Review of Scientific Literature Documents Significant Social and Economic Benefits of Contraception
The ability to delay and space childbearing is crucial to women’s societal and economic advancement, according to a new Guttmacher Institute review of the scientific literature. The review, which examined the body of evidence on the impact of contraceptive use, underscores that women’s ability to obtain and effectively use contraceptives has a positive impact on their education and workforce participation, as well as on subsequent outcomes related to income, family stability, mental health and happiness, and the well-being of their children.
“The scientific evidence strongly confirms what has long been obvious to women,” says Adam Sonfield, lead author of the literature review. “Contraceptive use, and the ensuing ability to decide whether and when to have children, is linked to a host of benefits for themselves, the quality of their relationships, and the well-being of their children. But the evidence also suggests that the most disadvantaged women in our society do not fully share in these benefits, which is why unintended pregnancy prevention efforts need to be grounded in broader antipoverty and social justice efforts.”
The body of literature reviewed by Guttmacher experts consists of 66 studies conducted over the past three decades and documents outcomes that include:
Educational attainment: Legal access to contraception contributed significantly to more young women obtaining at least some college education and to more college-educated women pursuing advanced professional degrees.
Workforce participation: Historically, the pill was a driving force behind significantly more young women participating in the labor force, including jobs requiring advanced education and training.
Economic stability: Access to contraception significantly contributed to increasing women’s earning power and to decreasing the gender pay gap.
Union formation and stability: Contraception helped spark a trend toward later marriage, helping women and men to find stable, economically attractive matches; relationships are more likely to dissolve after an unplanned pregnancy or birth than after a planned one.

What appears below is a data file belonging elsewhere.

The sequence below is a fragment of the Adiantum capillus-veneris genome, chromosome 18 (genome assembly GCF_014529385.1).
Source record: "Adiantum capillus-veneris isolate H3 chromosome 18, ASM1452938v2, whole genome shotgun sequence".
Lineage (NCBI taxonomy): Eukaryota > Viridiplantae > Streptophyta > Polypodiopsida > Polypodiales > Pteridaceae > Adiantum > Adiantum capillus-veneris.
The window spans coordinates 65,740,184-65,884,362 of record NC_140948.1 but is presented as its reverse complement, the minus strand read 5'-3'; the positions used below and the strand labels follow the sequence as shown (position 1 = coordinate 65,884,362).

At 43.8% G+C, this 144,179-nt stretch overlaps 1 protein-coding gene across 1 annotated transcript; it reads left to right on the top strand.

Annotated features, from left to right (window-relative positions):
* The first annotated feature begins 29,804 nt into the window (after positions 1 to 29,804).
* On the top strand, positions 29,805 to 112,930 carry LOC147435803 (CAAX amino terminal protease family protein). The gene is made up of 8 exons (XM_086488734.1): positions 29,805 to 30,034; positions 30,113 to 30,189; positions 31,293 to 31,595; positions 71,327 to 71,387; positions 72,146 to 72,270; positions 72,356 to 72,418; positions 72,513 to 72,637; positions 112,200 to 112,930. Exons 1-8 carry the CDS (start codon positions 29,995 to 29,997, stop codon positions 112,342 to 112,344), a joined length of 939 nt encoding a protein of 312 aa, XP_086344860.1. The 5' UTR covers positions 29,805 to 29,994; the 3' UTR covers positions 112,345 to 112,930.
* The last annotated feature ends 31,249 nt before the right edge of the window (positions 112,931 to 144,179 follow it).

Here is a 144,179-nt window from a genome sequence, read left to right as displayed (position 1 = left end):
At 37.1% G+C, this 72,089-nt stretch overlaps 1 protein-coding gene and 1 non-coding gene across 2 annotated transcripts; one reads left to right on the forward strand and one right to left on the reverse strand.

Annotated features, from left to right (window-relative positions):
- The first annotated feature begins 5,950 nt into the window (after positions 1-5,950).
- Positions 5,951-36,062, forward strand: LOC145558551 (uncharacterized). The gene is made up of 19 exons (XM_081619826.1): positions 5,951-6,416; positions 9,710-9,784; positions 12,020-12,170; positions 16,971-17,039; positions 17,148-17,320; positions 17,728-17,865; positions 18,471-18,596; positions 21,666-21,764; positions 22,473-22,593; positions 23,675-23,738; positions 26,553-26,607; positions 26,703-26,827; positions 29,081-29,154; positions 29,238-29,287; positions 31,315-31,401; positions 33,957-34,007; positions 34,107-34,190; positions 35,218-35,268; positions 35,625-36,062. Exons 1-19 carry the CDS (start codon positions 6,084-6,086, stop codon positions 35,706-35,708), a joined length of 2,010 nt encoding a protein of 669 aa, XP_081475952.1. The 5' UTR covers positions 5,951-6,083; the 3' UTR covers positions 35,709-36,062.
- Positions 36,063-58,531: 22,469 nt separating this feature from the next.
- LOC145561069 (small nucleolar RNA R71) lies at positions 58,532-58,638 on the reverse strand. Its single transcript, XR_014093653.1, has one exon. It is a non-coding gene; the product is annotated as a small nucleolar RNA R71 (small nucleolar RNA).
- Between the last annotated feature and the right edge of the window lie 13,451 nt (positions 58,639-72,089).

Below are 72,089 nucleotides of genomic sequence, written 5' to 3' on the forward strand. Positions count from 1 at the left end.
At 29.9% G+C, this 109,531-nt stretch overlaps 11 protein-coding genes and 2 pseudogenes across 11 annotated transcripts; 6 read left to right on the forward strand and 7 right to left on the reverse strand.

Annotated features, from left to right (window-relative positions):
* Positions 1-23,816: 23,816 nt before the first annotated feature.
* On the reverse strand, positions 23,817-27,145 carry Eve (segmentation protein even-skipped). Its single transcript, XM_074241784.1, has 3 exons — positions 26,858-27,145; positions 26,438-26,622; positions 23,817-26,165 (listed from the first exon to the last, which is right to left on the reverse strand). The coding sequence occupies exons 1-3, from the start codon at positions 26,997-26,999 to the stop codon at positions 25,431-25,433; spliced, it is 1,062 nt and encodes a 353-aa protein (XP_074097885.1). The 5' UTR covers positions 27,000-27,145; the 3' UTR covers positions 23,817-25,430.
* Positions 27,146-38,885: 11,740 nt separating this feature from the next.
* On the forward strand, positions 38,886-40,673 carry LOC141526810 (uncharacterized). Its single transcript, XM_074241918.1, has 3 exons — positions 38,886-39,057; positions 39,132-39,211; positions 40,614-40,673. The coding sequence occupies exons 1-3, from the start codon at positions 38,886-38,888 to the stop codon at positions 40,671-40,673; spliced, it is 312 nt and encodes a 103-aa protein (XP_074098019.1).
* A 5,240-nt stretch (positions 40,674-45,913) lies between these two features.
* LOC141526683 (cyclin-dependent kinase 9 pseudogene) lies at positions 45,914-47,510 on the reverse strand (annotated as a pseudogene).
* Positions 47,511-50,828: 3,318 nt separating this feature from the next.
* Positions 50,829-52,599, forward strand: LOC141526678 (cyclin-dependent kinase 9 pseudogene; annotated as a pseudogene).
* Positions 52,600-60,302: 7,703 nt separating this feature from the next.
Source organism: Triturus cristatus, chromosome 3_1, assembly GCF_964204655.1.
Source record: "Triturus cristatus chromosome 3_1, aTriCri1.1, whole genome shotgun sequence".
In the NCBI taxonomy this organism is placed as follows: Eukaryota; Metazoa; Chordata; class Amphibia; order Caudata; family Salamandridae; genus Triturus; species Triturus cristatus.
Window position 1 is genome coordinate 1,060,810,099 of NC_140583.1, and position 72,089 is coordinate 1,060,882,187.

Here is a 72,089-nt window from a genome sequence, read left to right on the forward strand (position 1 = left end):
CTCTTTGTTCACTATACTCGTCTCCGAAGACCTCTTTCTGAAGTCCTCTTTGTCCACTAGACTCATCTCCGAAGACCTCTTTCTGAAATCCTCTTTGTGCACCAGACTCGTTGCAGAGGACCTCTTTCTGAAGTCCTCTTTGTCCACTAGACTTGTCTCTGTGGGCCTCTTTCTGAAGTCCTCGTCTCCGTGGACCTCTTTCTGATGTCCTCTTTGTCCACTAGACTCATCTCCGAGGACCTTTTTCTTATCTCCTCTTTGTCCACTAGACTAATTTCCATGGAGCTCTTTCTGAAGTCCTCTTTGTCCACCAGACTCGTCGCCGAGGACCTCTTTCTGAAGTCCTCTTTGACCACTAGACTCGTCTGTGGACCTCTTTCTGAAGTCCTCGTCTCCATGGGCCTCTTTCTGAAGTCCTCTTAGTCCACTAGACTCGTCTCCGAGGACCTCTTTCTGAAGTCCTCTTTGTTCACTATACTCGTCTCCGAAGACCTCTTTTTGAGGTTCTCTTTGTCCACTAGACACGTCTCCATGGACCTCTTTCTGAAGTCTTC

Mental health and happiness: Women and men who experience unintended pregnancy and unplanned childbirth are more likely than those who do not to experience depression, anxiety and lower reported levels of happiness.
Well-being of children: Individuals are particularly likely to start off unprepared to be parents and to develop a poor relationship with their children if the birth of a child is unplanned.
The report also addresses an ongoing debate among experts as to the driving factors behind the negative consequences often linked to unplanned and, especially, teen births. Some researchers theorize that preexisting disadvantage leads to both teen motherhood and the challenging social and economic outcomes that teen mothers experience later in life.
The authors find that most of the evidence supports the very strong role of preexisting economic disadvantage, but that the literature also suggests an independent impact of when in her life a woman begins having children. Moreover, the research suggests that effective pregnancy planning and positive social and economic outcomes are intricately linked and mutually reinforcing—and not just for women but for their children as well.
For this reason, Sonfield argues, efforts to reduce unplanned and teen pregnancy— alongside programs that provide financial support, nutrition assistance and child care, and that prevent family violence and abuse—must remain a high national priority.